While Trump pulled off a come-from-behind victory few anticipated, the marijuana movement continued its definitive march forward with eight mostly decisive wins in nine high-profile races that spanned the entire country. And while most of the pot industry favored Trump’s opponent, Democrat Hillary Clinton, the president-elect has repeatedly said that he will leave the 420-legal states alone — a campaign promise that, if honored, is likely setting the stage for eventual federal legalization.
But before we gaze too far into the unknown future, let’s address just how significant this historic present truly is for the full-steam-ahead legalization movement.
Nobody expected Election Day to yield such overwhelmingly positive results for legal cannabis — which went four for four in medical contests (Florida, Arkansas, North Dakota and Montana) and four for five on recreational measures (California, Massachusetts, Nevada and Maine, with Arizona being the only failed proposition).
The opposition didn’t anticipate taking such a historic beating. The myriad polls got especially murky in predicting the closest of contests. And even the pro-legalization forces were surprised by the definitive margins and quick calls in some of the successful states.
“I thought we may have had a shot, but I was surprised by the overwhelming percentage,” Rilie Ray Morgan, a financial planner who headed the medical legalization effort in North Dakota, told the Associated Press after the proposal passed convincingly.
Morgan and his neighbors serve as a telling metaphor for modern marijuana. Trump easily took North Dakota with 64 percent of the vote — the same margin by which medical marijuana passed in the state. In fact, Trump secured only 894 more votes than the state’s medical marijuana-legalizing Measure 5. And medical cannabis was legalized in this deep-red state not by a plucky, big-city, anti-establishment twentysomething but by a professional, mid-60s financial planner who lives and works in Fargo, population 118,000.
America’s ever-growing belief in marijuana as medicine is no secret, as national polling has been trending that direction for years. And now the same polls from the world’s most trusted agencies are showing that an overwhelming number of Americans want recreational cannabis to be legal. When Gallup first asked Americans about legal cannabis in 1969 — the question being, “Do you think the use of marijuana should be made legal, or not?” — 12 percent answered yes.
In 2016, 60 percent of Americans answered affirmatively.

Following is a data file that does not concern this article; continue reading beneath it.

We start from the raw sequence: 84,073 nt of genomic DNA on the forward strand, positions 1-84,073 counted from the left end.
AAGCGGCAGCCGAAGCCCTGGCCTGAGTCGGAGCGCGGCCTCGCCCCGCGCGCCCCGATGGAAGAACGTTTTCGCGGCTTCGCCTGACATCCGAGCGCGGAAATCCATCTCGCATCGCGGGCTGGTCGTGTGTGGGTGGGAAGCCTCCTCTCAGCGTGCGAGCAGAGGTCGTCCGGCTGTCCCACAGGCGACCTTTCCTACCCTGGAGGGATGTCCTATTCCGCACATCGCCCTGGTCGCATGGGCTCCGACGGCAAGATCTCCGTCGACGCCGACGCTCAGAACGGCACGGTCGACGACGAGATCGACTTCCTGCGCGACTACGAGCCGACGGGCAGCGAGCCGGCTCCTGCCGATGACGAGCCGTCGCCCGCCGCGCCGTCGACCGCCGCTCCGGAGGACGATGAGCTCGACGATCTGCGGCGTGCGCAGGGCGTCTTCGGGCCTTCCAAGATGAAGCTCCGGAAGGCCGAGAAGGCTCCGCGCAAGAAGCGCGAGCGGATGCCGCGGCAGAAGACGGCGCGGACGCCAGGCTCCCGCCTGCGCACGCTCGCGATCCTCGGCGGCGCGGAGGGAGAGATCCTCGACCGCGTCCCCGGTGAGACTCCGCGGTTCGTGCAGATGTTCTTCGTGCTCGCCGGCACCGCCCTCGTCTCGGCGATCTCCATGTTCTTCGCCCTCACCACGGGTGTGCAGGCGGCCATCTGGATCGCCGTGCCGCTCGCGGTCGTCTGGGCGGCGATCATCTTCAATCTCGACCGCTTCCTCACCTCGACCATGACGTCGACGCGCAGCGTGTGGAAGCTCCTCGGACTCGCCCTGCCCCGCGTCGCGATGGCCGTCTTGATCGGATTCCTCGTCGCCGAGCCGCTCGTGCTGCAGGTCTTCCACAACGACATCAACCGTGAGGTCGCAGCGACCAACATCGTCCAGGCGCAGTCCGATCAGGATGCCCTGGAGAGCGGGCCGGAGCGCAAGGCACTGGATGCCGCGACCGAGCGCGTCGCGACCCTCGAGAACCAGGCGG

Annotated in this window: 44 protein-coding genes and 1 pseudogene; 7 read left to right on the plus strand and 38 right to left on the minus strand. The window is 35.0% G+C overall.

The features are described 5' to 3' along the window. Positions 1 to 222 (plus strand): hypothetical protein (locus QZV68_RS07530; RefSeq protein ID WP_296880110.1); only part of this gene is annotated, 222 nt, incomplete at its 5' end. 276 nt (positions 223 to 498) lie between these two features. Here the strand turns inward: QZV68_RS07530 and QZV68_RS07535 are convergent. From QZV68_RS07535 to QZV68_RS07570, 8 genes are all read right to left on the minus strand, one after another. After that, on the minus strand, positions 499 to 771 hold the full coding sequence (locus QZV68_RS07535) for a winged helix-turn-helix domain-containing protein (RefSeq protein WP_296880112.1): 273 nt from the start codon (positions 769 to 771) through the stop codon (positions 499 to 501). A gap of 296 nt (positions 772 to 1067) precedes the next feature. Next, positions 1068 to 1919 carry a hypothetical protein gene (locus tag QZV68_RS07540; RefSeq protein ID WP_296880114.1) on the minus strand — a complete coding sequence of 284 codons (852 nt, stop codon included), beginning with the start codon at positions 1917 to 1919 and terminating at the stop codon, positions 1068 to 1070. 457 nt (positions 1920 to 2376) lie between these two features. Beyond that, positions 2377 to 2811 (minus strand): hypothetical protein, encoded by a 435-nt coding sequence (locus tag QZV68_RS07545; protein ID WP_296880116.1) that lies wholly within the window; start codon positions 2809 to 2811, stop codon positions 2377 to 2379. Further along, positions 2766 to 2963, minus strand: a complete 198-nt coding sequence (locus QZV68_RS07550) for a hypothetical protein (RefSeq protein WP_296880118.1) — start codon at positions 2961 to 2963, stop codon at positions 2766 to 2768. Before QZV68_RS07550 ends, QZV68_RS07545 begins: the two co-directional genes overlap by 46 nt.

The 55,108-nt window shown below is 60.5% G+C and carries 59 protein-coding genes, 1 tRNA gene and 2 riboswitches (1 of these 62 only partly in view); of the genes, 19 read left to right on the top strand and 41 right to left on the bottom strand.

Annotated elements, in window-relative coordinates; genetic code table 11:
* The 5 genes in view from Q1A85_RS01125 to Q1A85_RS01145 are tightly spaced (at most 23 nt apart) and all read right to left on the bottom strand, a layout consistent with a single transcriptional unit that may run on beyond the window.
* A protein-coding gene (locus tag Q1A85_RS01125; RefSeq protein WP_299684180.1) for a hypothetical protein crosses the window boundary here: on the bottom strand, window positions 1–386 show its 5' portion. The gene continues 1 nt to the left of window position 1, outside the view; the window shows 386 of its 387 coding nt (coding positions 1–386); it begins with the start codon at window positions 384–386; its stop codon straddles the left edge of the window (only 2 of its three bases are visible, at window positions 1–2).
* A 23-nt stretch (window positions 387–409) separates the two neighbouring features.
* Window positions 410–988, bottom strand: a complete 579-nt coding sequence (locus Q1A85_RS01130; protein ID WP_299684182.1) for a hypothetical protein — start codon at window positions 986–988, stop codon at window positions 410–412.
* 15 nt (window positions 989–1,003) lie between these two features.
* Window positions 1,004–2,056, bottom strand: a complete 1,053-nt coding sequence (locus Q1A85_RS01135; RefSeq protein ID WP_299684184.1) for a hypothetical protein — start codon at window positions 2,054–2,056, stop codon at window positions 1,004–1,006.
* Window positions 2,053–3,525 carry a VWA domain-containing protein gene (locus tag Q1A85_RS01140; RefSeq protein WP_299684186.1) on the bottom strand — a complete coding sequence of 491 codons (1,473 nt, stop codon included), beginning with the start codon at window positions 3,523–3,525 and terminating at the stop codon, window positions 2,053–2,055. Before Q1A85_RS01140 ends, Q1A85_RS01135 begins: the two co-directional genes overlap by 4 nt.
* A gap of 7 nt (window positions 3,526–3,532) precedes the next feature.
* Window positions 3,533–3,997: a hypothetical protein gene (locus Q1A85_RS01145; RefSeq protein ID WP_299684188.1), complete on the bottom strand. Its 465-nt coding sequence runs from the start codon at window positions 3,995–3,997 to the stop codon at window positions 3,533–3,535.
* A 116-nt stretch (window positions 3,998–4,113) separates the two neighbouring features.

And this is where we turn our gaze to the future of American drug policy, because this momentum — which truly gained steam with Colorado and Washington’s historic votes to legalize adult-use pot in 2012 — is undeniable and unquestionably a movement of the people.
So what’s next for legalization?
First, we’ll see a focus on the movement’s recent wins — perhaps most notably in California, Florida and Massachusetts.
California has long been the world’s most important hub for 420 culture and cannabis cultivation, even before the monumental passage of Proposition 215 in 1996, which made the state the first in the U.S. to legalize medical pot.
California Lieutenant Gov. Gavin Newsom, a favored gubernatorial candidate in the state in 2018, strongly supported the cannabis-legalizing Prop 64 there and will likely lead other politicos through the extensive regulatory process to come. With its ideal growing climate and extensive history with the plant, look to California eventually making a play for legal, interstate commerce in the weed sector — supplying America (and beyond) with almonds, pinot noir, avocados, pistachios and cannabis.
Massachusetts will evolve into a major player because of its population base and proximity to other East Coast hubs, as the Bay State and Maine will soon become the first localities to sell adult-use marijuana in the eastern United States. Florida, as the U.S.’s fourth-most populous state and the grayest state in the nation with 19 percent of its population over 65, will inevitably evolve into an medical marijuana juggernaut.
It helps that Florida residents are open to medical marijuana. After a 2014 initiative barely failed, Amendment 2 passed this Election Day with more than 71 percent support.
Next, the cannabis industry is already focused on the work ahead in D.C. Their work starts in Congress, which recently became more marijuana-friendly with the election of several leaders who support drug reform policies. The push will continue in the White House, where a President Trump has previously supported the legal states’ experiments — but where a potential cabinet involving anti-pot N.J. Gov. Chris Christie and former New York City Mayor Rudy Giuliani could complicate things.
And finally, the country’s top legalization activists — organizations including the Drug Policy Alliance, the Marijuana Policy Project, Americans for Safe Access, the National Cannabis Industry Association and others — are already looking toward the mid-term elections in 2018 and the next presidential election year in 2020.
Once this election’s measures fall into place, nearly a quarter of Americans will live in a state that allows the recreational use of cannabis. Given how votes in 2012, 2014 and 2016 have gone, just imagine what that number will look like in 2020.